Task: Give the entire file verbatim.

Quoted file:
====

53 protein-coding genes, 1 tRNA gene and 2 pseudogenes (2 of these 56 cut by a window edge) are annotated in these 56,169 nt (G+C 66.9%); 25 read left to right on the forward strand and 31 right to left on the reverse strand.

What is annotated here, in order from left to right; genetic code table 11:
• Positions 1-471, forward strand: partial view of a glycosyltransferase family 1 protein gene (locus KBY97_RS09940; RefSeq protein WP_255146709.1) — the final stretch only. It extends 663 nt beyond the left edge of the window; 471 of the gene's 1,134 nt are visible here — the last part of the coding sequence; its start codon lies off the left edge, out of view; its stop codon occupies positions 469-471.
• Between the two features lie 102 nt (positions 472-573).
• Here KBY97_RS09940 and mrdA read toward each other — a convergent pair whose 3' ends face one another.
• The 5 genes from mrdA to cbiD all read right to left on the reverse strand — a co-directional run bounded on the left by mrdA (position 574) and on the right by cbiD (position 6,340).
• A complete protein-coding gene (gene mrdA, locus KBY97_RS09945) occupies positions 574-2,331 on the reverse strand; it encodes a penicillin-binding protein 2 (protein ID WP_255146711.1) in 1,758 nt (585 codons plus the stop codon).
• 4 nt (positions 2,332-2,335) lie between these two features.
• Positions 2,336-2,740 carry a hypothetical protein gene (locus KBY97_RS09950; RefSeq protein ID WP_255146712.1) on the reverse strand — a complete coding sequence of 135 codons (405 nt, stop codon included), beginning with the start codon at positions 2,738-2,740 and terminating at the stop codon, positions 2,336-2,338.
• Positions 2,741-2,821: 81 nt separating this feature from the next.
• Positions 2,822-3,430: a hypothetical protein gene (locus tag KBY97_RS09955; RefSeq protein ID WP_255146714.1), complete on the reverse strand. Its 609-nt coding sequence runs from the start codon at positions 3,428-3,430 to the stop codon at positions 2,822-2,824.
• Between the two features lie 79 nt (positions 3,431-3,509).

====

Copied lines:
53 protein-coding genes, 1 tRNA gene and 2 pseudogenes (2 of these 56 cut by a window edge) are annotated in these 56,169 nt (G+C 66.9%); 25 read left to right on the forward strand and 31 right to left on the reverse strand.

What is annotated here, in order from left to right; genetic code table 11:
• Positions 1-471, forward strand: partial view of a glycosyltransferase family 1 protein gene (locus KBY97_RS09940; RefSeq protein WP_255146709.1) — the final stretch only. It extends 663 nt beyond the left edge of the window; 471 of the gene's 1,134 nt are visible here — the last part of the coding sequence; its start codon lies off the left edge, out of view; its stop codon occupies positions 469-471.
• Between the two features lie 102 nt (positions 472-573).
• Here KBY97_RS09940 and mrdA read toward each other — a convergent pair whose 3' ends face one another.
• The 5 genes from mrdA to cbiD all read right to left on the reverse strand — a co-directional run bounded on the left by mrdA (position 574) and on the right by cbiD (position 6,340).
• A complete protein-coding gene (gene mrdA, locus KBY97_RS09945) occupies positions 574-2,331 on the reverse strand; it encodes a penicillin-binding protein 2 (protein ID WP_255146711.1) in 1,758 nt (585 codons plus the stop codon).
• 4 nt (positions 2,332-2,335) lie between these two features.
• Positions 2,336-2,740 carry a hypothetical protein gene (locus KBY97_RS09950; RefSeq protein ID WP_255146712.1) on the reverse strand — a complete coding sequence of 135 codons (405 nt, stop codon included), beginning with the start codon at positions 2,738-2,740 and terminating at the stop codon, positions 2,336-2,338.
• Positions 2,741-2,821: 81 nt separating this feature from the next.
• Positions 2,822-3,430: a hypothetical protein gene (locus tag KBY97_RS09955; RefSeq protein ID WP_255146714.1), complete on the reverse strand. Its 609-nt coding sequence runs from the start codon at positions 3,428-3,430 to the stop codon at positions 2,822-2,824.
• Between the two features lie 79 nt (positions 3,431-3,509).